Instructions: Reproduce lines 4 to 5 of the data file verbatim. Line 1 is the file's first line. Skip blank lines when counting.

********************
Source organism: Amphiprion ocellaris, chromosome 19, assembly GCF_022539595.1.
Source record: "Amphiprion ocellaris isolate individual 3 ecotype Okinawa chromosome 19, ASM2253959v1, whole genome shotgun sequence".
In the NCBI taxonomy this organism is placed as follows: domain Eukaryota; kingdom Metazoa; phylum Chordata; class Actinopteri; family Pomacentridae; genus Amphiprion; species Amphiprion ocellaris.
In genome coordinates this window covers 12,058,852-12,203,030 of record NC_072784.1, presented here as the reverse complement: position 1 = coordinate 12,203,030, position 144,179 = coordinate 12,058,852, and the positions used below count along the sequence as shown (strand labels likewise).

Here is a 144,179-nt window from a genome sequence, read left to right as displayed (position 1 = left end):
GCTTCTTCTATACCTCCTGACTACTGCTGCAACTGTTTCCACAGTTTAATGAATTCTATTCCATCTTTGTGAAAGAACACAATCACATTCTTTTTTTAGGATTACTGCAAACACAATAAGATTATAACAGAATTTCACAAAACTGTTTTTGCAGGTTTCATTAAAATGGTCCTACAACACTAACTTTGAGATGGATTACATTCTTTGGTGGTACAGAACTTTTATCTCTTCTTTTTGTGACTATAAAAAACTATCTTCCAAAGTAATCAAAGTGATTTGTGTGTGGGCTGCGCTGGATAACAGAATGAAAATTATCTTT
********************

In genome coordinates this window covers 12,058,852-12,203,030 of record NC_072784.1, presented here as the reverse complement: position 1 = coordinate 12,203,030, position 144,179 = coordinate 12,058,852, and the positions used below count along the sequence as shown (strand labels likewise).

Here is a 144,179-nt window from a genome sequence, read left to right as displayed (position 1 = left end):